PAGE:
Update, May 5: Rachel Notley and the Alberta NDP have won a majority government. In this piece first published April 29, Andrew Leach considered what the party’s energy policies would mean to the province:
With the Alberta NDP running high in the polls, and after leader Rachel Notley’s excellent performance in the only televised leaders’ debate, Albertans are asking themselves a question which, only months ago, would have seemed like an exercise in fantasy: What would Alberta look like under an NDP government or with the NDP holding the balance of power? With that in mind, I sent some questions to the NDP on their energy policies and, with those answers in hand, I can conclude that an NDP government would certainly lead to changes in Alberta, but perhaps not of the radical sort feared by many in the province. In fact, on many issues, it’s hard to find a lot of daylight between NDP policies and those of the other two front-running parties. Their answers give you enough room to believe the worst, if that’s what you want to believe, but also leave room for benefit of the doubt.
Let’s start with the third rail of Alberta politics: the oil and gas royalty system and the way in which we manage development of our most valuable resource. The NDP has pledged to empanel a “Resource Owners’ Rights Commission (the proposed terms of reference for the commission are outlined in Bill 209) that would independently evaluate the issues surrounding the full and fair return to Albertans from the development of our resources.” This is, unquestionably, a good idea if it’s well implemented. The NDP starts with the position that “the resources we have in Alberta belong to all of us, and the return we get on resources needs to be discussed publicly and regularly, openly and transparently,” and I could not agree more. In the most recent budget, the government forecast that bitumen royalties would be less than $1.50 per barrel in this fiscal year, while the same budget forecast the value of bitumen to be about $35 per barrel. If the province believes that collecting four per cent of the value of produced bitumen in royalties is defensible, the government should be able to justify that outcome in a fair and transparent process.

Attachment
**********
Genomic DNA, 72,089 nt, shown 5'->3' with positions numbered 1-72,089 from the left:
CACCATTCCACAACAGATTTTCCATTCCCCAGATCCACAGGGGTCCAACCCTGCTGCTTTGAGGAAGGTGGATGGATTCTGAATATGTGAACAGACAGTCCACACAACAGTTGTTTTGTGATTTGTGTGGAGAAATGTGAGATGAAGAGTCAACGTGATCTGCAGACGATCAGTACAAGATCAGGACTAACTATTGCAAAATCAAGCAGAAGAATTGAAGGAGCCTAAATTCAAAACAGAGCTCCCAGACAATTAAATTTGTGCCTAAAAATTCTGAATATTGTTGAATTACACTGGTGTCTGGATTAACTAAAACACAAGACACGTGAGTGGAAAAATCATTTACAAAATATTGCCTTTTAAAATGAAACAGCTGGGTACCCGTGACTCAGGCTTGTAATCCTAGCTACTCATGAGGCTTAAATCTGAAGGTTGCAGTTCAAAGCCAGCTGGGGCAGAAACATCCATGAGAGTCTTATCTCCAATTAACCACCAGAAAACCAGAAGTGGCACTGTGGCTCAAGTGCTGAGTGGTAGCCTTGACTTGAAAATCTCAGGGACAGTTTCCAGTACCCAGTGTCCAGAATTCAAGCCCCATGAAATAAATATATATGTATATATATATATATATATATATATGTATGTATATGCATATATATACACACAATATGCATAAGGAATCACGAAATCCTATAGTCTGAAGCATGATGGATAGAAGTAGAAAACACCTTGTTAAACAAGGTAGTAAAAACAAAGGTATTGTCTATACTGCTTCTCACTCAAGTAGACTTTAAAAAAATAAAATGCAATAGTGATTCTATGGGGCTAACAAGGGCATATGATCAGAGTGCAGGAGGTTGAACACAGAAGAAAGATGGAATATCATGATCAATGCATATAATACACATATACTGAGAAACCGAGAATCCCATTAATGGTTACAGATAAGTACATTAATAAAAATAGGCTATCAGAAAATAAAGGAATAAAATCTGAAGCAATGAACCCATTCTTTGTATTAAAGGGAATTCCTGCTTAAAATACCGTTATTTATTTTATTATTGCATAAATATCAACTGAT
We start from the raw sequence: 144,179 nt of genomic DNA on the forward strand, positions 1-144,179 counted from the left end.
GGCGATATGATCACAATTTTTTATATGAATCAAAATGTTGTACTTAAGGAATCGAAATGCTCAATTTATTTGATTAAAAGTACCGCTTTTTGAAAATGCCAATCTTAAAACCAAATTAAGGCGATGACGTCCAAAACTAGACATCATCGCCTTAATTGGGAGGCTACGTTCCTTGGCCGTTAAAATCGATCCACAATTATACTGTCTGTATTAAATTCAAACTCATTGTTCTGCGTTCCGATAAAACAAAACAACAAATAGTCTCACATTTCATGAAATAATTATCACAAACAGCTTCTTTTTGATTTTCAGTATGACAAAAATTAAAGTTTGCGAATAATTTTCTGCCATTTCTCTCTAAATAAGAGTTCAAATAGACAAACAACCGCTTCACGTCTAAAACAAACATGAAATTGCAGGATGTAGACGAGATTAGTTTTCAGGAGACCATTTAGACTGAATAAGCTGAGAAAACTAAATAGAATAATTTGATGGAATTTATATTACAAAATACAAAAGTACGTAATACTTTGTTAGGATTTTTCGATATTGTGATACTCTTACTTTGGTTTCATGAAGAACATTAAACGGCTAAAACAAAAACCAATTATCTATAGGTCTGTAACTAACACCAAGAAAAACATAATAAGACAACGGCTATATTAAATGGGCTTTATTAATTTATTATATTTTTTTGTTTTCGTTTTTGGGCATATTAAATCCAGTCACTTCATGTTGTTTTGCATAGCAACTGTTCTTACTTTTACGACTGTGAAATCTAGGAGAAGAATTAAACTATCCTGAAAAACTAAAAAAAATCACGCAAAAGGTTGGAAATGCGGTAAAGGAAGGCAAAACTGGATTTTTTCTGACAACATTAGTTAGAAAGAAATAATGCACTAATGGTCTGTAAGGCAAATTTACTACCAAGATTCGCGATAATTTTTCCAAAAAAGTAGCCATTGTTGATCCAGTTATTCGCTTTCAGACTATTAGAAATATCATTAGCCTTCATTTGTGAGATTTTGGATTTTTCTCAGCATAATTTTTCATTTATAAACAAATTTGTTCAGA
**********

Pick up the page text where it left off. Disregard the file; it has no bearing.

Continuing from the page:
Changing royalties would not be a free lunch. Part of the reason we collect such low royalties is that we’ve allowed development to proceed quickly, and this has led to rapid inflation in wages, housing values and other impacts on wealth in Alberta and elsewhere, while, in turn, reducing the value of the resources as they’re more costly to extract. If the government acts to take a larger share of the value in bitumen through royalties, less of that value will be dissipated in other ways, in part, because the pace of development will slow down. Any suggestion that the low royalties have only led to high corporate profits in the oil-sands sector doesn’t stand up to evidence: Oil-sands firms have generally lagged the performance of the Toronto Stock Exchange over the past decade, while the value of property and the wages paid to workers here in Alberta have both grown at rates far exceeding the rest of the country. Union construction wages, for example, using an average of carpenters, electricians and plumbers, have increased by 42% in Edmonton since 2005, compared to 29% on average in Ottawa, Montreal and Toronto. There are plenty of reasons to suggest that we’d be better off, on average, with a slower pace of development here in Alberta, but that doesn’t mean it would make us all equally better off.
An investment in oil production, whether oil sands or conventional, involves significant risks (many companies are finding this out today) and part of what makes companies willing to take on the risk of an oil-price crash is the fact that there is an upside in the event of price appreciation. Changes to royalty policy, which either reduce expected returns or reduce the upside, are going to affect development, and the NDP will need to level with Albertans on that fact. The NDP campaign’s answers to me stated that “Albertans need to have confidence that we are getting a proper return, and that confidence does not exist today because of the lack of accountability and transparency in recent years—people have been kept in the dark.” That’s largely true. For oil sands in particular, where companies are charged a net revenue royalty—the amount they pay to the government is a share of their revenues net of capital and operating costs—more transparency is a start, but maybe not enough. Over the past decade, we’ve seen costs escalate in the industry, and seen projects go well over-budget at significant cost to long-run royalty values of these new developments. The degree to which we share capital and operating cost risk with individual operators seems ripe for review. On this area, however, the NDP is, “not looking at major changes to the arrangement of risk-sharing.”